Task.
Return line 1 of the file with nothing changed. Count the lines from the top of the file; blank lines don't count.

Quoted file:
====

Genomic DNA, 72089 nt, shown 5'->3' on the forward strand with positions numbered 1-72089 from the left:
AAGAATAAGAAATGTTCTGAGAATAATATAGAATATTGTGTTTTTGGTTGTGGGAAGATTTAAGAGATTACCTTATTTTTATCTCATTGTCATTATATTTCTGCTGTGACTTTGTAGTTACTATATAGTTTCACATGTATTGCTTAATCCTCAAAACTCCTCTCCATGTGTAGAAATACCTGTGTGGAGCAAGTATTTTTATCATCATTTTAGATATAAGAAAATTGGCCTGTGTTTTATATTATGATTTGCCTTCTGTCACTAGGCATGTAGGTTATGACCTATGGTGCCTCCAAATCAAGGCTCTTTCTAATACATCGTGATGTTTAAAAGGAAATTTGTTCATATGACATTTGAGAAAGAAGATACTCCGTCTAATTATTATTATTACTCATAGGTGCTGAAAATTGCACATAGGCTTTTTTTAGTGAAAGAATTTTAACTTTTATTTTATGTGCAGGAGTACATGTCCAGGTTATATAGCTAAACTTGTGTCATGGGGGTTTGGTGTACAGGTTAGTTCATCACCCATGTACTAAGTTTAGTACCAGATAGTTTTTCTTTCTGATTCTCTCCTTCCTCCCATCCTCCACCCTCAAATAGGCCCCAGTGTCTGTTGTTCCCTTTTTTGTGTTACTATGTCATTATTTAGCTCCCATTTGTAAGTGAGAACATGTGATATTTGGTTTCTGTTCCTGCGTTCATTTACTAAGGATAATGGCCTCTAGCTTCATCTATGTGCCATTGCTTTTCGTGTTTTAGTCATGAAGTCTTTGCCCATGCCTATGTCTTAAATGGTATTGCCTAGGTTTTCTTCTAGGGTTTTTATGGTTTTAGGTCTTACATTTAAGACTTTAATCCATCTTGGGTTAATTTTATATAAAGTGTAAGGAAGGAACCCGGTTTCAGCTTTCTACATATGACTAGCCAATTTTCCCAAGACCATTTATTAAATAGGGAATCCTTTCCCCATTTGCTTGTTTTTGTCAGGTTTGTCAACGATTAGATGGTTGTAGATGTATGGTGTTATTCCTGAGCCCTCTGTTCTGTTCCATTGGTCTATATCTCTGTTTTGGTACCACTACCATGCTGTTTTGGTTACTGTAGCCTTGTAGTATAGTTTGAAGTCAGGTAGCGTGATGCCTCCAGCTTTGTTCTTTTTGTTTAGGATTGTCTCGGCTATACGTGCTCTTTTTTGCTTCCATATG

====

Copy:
Genomic DNA, 72089 nt, shown 5'->3' on the forward strand with positions numbered 1-72089 from the left: